To Your Good Health: Symptoms lead diagnosis of COPD and emphysema


DEAR DR. ROACH: What tests check for emphysema? Are they the same tests for COPD? My age is 80. — P.T.

ANSWER: There are two main forms of chronic obstructive pulmonary disease: chronic bronchitis and emphysema. The main risk factor is cigarette smoking, but there are other risk factors, including a genetic condition, alpha-1-antitrypsin deficiency.

COPD is the fourth-leading cause of death in the U.S., and it gets a shockingly low amount of research money for such an important condition. Diagnosing COPD early is important in order to relieve symptoms, prevent hospitalizations and improve the quality of life and survival rates.

The diagnosis of COPD should be suspected when there are classic symptoms. Shortness of breath, chronic cough (sometimes productive), wheezing and fatigue all may be present. Some people with COPD reduce their activities without realizing the degree to which they have become limited.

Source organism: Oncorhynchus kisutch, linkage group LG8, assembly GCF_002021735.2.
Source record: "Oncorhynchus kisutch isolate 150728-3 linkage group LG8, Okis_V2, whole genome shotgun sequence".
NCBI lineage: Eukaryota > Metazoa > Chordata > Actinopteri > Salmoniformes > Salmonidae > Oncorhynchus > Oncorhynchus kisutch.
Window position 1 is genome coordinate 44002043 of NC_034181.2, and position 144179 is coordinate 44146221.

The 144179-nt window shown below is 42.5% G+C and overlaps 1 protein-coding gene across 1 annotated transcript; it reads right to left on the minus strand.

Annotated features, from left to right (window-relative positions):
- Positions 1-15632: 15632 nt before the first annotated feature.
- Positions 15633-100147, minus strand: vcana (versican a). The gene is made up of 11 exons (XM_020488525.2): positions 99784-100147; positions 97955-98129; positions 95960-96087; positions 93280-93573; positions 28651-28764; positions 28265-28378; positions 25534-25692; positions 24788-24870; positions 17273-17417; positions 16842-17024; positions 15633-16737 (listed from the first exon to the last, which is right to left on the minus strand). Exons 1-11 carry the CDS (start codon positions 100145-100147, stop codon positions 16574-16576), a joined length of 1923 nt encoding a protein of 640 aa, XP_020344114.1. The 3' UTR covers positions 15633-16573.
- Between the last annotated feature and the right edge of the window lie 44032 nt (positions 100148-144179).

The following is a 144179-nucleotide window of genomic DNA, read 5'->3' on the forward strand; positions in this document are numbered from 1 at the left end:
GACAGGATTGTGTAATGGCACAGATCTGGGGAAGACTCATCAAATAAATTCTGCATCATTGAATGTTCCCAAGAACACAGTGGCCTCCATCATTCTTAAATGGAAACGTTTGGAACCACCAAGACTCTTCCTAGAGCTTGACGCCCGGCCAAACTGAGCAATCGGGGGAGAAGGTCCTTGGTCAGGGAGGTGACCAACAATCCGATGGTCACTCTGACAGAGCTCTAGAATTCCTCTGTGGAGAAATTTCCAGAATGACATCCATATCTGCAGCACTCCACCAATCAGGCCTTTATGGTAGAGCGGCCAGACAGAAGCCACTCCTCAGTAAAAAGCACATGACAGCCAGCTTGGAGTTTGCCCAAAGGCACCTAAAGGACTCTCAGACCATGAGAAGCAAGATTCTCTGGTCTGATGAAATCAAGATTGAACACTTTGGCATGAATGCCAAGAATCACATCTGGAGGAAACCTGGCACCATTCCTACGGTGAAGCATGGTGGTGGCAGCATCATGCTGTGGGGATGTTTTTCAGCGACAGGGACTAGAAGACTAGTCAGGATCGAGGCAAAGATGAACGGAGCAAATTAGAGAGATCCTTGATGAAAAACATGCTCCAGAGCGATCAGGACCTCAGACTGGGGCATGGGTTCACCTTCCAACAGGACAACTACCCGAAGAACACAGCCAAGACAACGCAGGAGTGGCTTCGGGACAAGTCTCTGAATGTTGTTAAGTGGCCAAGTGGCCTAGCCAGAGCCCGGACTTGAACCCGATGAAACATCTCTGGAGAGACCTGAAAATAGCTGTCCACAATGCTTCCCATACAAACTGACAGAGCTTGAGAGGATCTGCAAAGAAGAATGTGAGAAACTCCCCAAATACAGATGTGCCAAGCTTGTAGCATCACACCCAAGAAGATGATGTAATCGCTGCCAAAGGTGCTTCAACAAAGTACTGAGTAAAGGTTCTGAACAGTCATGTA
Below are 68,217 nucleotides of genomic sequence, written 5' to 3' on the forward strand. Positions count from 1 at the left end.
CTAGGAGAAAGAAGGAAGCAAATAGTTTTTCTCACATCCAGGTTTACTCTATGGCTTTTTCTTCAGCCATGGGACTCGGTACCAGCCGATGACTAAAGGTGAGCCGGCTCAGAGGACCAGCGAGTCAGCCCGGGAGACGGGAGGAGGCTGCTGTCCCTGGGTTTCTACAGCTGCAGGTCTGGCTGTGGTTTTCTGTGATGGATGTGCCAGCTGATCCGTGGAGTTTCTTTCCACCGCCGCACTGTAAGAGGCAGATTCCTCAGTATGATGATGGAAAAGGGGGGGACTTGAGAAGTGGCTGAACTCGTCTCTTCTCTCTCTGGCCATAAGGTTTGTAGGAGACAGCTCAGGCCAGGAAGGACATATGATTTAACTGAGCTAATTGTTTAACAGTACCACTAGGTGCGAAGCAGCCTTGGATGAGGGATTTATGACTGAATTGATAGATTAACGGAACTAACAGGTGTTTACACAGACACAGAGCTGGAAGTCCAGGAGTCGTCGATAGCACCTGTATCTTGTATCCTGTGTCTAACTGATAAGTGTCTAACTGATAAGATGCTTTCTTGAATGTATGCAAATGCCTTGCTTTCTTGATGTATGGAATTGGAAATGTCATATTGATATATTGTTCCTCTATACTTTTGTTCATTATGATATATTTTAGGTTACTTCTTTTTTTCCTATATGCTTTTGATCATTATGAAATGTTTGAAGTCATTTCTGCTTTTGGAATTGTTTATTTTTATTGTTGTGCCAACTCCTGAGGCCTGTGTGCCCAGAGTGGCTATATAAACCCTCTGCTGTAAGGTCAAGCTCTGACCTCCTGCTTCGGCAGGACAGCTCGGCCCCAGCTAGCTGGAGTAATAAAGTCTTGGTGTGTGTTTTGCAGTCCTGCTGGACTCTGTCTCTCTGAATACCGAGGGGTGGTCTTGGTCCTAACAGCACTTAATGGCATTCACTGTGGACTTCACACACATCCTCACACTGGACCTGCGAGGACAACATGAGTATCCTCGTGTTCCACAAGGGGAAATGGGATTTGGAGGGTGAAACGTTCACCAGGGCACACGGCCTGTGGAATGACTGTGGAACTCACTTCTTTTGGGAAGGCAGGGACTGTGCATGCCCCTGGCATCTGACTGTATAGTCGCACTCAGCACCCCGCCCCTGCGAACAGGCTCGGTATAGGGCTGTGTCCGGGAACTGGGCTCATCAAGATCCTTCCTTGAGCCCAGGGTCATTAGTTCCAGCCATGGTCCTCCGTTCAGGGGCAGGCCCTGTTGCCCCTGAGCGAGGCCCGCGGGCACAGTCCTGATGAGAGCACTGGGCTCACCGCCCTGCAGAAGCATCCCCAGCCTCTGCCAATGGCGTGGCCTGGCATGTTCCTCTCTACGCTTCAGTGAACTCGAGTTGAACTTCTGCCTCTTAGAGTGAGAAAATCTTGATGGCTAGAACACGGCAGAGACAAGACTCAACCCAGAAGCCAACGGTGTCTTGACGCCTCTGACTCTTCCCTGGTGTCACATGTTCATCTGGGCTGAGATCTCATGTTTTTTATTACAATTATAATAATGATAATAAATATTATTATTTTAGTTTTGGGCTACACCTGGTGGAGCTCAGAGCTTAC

The diagnosis of COPD is usually confirmed by tests of lung function; spirometry may be done in the physician’s office, but formal pulmonary function testing in the lab gives a definitive answer. Testing is done only to confirm a clinical diagnosis. Pulmonary function testing is expensive and time-consuming and can lead to inappropriate diagnoses if done indiscriminately.

DEAR DR. ROACH: I often see advertisements for various arm, leg and body wraps that have copper infused in them. The ads claim they help with lack of energy and other problems. Are any of these claims real? I have my doubts. — H.I.

ANSWER: You are wise to have doubts. There’s no good evidence that these wraps are effective, and the copper is a clever marketing gimmick with neither clinical evidence nor a good physiological reason to back it up. One manufacturer has had to pay a large fine for deceptive marketing. Save your money.


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